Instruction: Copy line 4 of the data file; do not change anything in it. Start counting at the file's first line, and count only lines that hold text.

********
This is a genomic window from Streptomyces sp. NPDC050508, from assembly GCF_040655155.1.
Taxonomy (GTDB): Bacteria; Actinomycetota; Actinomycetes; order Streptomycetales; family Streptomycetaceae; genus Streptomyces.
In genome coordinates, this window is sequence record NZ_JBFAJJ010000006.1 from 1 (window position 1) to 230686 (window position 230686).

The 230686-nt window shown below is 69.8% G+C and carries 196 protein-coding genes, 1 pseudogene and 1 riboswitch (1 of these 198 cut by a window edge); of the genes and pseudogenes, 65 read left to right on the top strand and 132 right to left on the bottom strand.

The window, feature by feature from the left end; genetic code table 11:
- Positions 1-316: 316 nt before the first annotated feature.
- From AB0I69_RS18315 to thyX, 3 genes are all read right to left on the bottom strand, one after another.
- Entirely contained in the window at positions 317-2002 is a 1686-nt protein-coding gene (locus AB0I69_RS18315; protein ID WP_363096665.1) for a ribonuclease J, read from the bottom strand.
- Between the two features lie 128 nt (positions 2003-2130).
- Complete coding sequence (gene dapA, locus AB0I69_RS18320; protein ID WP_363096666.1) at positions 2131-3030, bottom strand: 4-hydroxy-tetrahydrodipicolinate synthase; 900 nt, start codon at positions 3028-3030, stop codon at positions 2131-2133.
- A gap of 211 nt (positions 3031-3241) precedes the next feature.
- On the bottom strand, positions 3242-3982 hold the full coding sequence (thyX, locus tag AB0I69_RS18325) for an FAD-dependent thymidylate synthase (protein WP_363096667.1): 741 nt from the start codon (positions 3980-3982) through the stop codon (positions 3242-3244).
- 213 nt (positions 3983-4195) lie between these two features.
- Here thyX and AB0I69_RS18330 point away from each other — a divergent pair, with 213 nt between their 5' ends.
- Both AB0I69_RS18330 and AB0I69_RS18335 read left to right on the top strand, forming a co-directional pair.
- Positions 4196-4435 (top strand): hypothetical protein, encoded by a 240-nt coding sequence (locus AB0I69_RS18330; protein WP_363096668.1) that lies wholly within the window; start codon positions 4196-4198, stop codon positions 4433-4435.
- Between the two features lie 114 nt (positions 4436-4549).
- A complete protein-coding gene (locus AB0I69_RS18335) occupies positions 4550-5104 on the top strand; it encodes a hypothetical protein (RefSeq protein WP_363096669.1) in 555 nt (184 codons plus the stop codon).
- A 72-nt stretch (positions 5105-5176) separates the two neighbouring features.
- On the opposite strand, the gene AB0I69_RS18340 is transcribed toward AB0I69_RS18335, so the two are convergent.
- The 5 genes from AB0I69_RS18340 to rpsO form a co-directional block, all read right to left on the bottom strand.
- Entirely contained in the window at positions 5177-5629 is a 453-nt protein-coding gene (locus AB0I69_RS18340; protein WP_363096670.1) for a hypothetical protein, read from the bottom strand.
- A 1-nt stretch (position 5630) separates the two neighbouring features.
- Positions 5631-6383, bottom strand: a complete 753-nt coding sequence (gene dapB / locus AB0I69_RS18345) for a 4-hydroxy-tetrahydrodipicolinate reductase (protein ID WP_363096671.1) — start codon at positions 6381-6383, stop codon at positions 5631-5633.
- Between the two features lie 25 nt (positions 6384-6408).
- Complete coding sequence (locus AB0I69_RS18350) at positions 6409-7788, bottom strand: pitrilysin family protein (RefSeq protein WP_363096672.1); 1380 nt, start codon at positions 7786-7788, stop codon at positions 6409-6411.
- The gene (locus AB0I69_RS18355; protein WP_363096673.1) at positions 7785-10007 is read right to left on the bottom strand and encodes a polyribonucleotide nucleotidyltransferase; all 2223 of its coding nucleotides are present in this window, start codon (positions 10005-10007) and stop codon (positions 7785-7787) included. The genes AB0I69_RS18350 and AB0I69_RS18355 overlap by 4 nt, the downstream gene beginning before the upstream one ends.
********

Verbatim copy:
The 230686-nt window shown below is 69.8% G+C and carries 196 protein-coding genes, 1 pseudogene and 1 riboswitch (1 of these 198 cut by a window edge); of the genes and pseudogenes, 65 read left to right on the top strand and 132 right to left on the bottom strand.